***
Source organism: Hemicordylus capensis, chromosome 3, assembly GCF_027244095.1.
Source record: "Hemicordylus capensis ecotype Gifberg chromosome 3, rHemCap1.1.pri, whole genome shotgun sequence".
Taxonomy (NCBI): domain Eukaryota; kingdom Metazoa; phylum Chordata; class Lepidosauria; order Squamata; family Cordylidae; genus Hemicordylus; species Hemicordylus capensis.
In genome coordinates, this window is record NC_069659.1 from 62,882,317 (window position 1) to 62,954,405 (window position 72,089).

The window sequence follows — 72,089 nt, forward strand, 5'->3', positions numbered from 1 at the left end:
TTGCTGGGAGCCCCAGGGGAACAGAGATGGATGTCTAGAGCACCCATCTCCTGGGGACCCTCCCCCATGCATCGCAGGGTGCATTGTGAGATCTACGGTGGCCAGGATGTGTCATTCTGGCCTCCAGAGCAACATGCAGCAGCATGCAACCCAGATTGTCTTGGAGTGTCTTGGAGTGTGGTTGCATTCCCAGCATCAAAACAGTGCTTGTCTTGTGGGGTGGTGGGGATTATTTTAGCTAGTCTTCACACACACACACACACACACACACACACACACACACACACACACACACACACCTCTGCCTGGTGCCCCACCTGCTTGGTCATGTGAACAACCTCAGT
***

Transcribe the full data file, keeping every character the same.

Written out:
Source organism: Hemicordylus capensis, chromosome 3, assembly GCF_027244095.1.
Source record: "Hemicordylus capensis ecotype Gifberg chromosome 3, rHemCap1.1.pri, whole genome shotgun sequence".
Taxonomy (NCBI): domain Eukaryota; kingdom Metazoa; phylum Chordata; class Lepidosauria; order Squamata; family Cordylidae; genus Hemicordylus; species Hemicordylus capensis.
In genome coordinates, this window is record NC_069659.1 from 62,882,317 (window position 1) to 62,954,405 (window position 72,089).

The window sequence follows — 72,089 nt, forward strand, 5'->3', positions numbered from 1 at the left end:
TTGCTGGGAGCCCCAGGGGAACAGAGATGGATGTCTAGAGCACCCATCTCCTGGGGACCCTCCCCCATGCATCGCAGGGTGCATTGTGAGATCTACGGTGGCCAGGATGTGTCATTCTGGCCTCCAGAGCAACATGCAGCAGCATGCAACCCAGATTGTCTTGGAGTGTCTTGGAGTGTGGTTGCATTCCCAGCATCAAAACAGTGCTTGTCTTGTGGGGTGGTGGGGATTATTTTAGCTAGTCTTCACACACACACACACACACACACACACACACACACACACACACACACACACACCTCTGCCTGGTGCCCCACCTGCTTGGTCATGTGAACAACCTCAGT